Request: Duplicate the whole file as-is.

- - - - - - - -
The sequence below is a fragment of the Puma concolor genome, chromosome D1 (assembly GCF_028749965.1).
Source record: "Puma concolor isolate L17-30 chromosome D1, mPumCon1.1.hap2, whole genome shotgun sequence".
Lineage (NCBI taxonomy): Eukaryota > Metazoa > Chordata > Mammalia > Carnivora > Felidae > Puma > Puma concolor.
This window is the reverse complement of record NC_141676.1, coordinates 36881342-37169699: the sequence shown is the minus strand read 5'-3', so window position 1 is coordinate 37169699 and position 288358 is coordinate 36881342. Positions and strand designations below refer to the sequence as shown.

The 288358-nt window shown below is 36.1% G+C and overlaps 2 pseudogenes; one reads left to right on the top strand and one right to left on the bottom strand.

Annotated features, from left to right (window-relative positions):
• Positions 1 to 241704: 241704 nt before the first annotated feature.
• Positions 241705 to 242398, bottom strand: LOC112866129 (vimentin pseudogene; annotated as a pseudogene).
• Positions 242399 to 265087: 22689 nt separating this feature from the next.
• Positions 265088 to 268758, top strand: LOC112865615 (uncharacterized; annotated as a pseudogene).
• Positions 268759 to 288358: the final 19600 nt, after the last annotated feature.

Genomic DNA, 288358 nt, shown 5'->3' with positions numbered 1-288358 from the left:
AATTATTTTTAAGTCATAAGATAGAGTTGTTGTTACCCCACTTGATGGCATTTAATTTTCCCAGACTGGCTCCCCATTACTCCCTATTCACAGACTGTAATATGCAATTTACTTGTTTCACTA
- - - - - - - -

The sequence below is a fragment of the Puma concolor genome, chromosome D1 (assembly GCF_028749965.1).
Source record: "Puma concolor isolate L17-30 chromosome D1, mPumCon1.1.hap2, whole genome shotgun sequence".
Lineage (NCBI taxonomy): Eukaryota > Metazoa > Chordata > Mammalia > Carnivora > Felidae > Puma > Puma concolor.
This window is the reverse complement of record NC_141676.1, coordinates 36881342-37169699: the sequence shown is the minus strand read 5'-3', so window position 1 is coordinate 37169699 and position 288358 is coordinate 36881342. Positions and strand designations below refer to the sequence as shown.

The 288358-nt window shown below is 36.1% G+C and overlaps 2 pseudogenes; one reads left to right on the top strand and one right to left on the bottom strand.

Annotated features, from left to right (window-relative positions):
• Positions 1 to 241704: 241704 nt before the first annotated feature.
• Positions 241705 to 242398, bottom strand: LOC112866129 (vimentin pseudogene; annotated as a pseudogene).
• Positions 242399 to 265087: 22689 nt separating this feature from the next.
• Positions 265088 to 268758, top strand: LOC112865615 (uncharacterized; annotated as a pseudogene).
• Positions 268759 to 288358: the final 19600 nt, after the last annotated feature.

Genomic DNA, 288358 nt, shown 5'->3' with positions numbered 1-288358 from the left:
AATTATTTTTAAGTCATAAGATAGAGTTGTTGTTACCCCACTTGATGGCATTTAATTTTCCCAGACTGGCTCCCCATTACTCCCTATTCACAGACTGTAATATGCAATTTACTTGTTTCACTA